May 27, 2014

Rounding out the running schedule and the "lazy" sports

After the Run for Kids 51.87-mile run, I was completely wiped, of energy and desire to run. Does that ever happen to you, when you push so hard that you just don't want to push for a few weeks afterwards? But my first speed work back was magical because the whole time I was focused on how short this pain would be versus 12 hours on the trail. Only 40 minutes?! I can definitely hang with that. 

Along with my running revival, I've also made it to a few miscellaneous classes, like spin and strength training and yoga, which have made me feel more rounded instead of the the never-ending Great Wall of running. 


My Monday morning class helps with the rounding. 


Even though I spend a lot of time flicking poop off the grass for my students instead of exercising. 


Note to all the people: oldish poop saturated in the fresh dew of morning does not flick in one piece. Instead it flakes with the force of a sturdy sticky, making a sort of poop confetti that would not be popular at your next New Year's party. Friends don't let friends flick old, wet poop. 

Other things I've learned lately, marking a 9-mile route on a trail can take four hours or more. 

Me and Coach Alex: Ruffner trail marking expedition.

This was at Ruffner Mountain, the site of my upcoming night race, Race Against the Sun, the 36-40 (you find out when you finish -- yay) mile race on a surprise course in the dark with old mine shafts ready to swallow you up. Plus there's the whole haunted mine thing that I wish I didn't totally believe in. And the poison ivy that's already surpassed my height in its summer growth spurt. Can you tell that I'm excited about this? 

While we were out there, I mentioned something about turning left where we were supposed to turn right, and Alex said, "Oh no, that trail leads to a 30-foot drop." So there's also that. Trying to decide if this is an even less smart move than almost killing myself with heat stroke at the Run for Kids.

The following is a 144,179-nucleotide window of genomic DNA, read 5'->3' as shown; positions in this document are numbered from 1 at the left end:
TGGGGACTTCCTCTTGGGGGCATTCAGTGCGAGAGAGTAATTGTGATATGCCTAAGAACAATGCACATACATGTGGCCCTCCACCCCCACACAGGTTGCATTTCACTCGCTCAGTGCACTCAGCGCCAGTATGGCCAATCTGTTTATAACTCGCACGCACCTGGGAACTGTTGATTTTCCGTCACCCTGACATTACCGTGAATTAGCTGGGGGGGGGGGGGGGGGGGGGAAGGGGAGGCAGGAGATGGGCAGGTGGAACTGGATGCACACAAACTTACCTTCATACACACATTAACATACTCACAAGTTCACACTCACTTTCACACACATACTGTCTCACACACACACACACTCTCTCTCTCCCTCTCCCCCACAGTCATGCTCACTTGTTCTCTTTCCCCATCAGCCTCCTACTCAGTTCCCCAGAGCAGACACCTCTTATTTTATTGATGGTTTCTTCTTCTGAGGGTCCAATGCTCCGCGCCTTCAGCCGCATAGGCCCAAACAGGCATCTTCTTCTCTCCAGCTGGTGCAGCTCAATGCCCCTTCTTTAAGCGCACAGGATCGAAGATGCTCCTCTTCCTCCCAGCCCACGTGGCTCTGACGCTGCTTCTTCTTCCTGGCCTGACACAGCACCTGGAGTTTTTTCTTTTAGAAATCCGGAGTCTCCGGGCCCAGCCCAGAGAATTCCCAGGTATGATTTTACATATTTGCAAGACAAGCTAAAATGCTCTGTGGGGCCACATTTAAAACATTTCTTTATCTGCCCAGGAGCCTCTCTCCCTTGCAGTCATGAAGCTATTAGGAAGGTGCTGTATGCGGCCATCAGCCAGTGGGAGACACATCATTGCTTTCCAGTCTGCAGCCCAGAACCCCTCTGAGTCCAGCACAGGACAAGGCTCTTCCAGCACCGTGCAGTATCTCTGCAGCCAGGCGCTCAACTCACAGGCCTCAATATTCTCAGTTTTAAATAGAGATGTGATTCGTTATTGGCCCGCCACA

Speaking of heat stroke, I raced 12 miles this weekend (more on that later), and I think the heat really got to me earlier in the race than normal. I'm wondering if that's an enduring effect from the "day I almost died running," as I lovingly refer to it. Any ideas on whether or not once you experience something like that your body is more susceptible to it in the future? 

Like your body saying, "You can't fool me with this old trick again, you crazy runner you."  

Another trick I noticed recently: the magic of five bars costing more than six. Huh? The first one was on the end cap, and the second one was on the interior of an aisle. You pay for the convenience of not walking ten more steps to the other section. Worth it?



And not a trick: this dude turned 9 this week. He's pretty much getting cooler every time we turn around. This week's coolness: he has finally learned how to fully clean a toilet. Not saying that he will implement it every time, but he "likes" (ok, so just agrees to) to scrub them with old toothbrushes, our toilet cleaning weapon of choice. 


I finally got the chance to break out this Boston swag. This bottle opener came with our race packet. I kind of love it but don't often bust out any bottles at home. Birthday party = pizza and root beer = busting out the 26.2 swag. 


We also went to our first Birmingham Barons game, which was way more fun that I thought it would be. It turns out that I love all live sporting events no matter how boring I find that sport in general. But really, how do those players stay in shape? They barely move during a game. Seriously, they swing every 20 minutes or so and occasionally that leads to some running or holding their arms up to retrieve a ball. They must work really hard in their off hours to stay in shape to give peak performance for about 20 minutes per game. 


Which sport appears to work the hardest to you? And the least? Skiers always look like they are working crazy hard to me. And rugby players look like they are one play away from death pretty much always. Least would have to be a unanimous curling from the world. 

Does your town have any sports teams? Are you one of their groupies? Other than the minor league baseball and some smaller college (UAB and Samford) teams, I'm not sure. People get really into college football around here. Alabama and Auburn, you know. I'm not a groupie of any of these.

Which other exercises do you do to round out your running schedule? Yoga is my must-have extra.